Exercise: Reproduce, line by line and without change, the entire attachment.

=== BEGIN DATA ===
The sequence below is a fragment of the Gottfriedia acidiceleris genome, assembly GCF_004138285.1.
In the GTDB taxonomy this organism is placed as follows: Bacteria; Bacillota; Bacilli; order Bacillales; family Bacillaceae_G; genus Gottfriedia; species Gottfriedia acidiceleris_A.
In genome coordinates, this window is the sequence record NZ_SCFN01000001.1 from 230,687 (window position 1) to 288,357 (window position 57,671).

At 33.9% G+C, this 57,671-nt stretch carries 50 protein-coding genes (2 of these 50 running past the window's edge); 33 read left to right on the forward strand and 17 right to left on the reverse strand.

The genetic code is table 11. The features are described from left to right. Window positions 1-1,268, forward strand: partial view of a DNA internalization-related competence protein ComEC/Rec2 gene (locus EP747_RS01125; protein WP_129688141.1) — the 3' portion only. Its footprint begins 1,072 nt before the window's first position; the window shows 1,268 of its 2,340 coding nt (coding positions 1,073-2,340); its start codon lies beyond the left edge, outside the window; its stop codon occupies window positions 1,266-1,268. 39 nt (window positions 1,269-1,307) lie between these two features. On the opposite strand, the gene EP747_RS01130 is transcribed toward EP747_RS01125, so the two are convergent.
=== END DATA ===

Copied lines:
The sequence below is a fragment of the Gottfriedia acidiceleris genome, assembly GCF_004138285.1.
In the GTDB taxonomy this organism is placed as follows: Bacteria; Bacillota; Bacilli; order Bacillales; family Bacillaceae_G; genus Gottfriedia; species Gottfriedia acidiceleris_A.
In genome coordinates, this window is the sequence record NZ_SCFN01000001.1 from 230,687 (window position 1) to 288,357 (window position 57,671).

At 33.9% G+C, this 57,671-nt stretch carries 50 protein-coding genes (2 of these 50 running past the window's edge); 33 read left to right on the forward strand and 17 right to left on the reverse strand.

The genetic code is table 11. The features are described from left to right. Window positions 1-1,268, forward strand: partial view of a DNA internalization-related competence protein ComEC/Rec2 gene (locus EP747_RS01125; protein WP_129688141.1) — the 3' portion only. Its footprint begins 1,072 nt before the window's first position; the window shows 1,268 of its 2,340 coding nt (coding positions 1,073-2,340); its start codon lies beyond the left edge, outside the window; its stop codon occupies window positions 1,266-1,268. 39 nt (window positions 1,269-1,307) lie between these two features. On the opposite strand, the gene EP747_RS01130 is transcribed toward EP747_RS01125, so the two are convergent.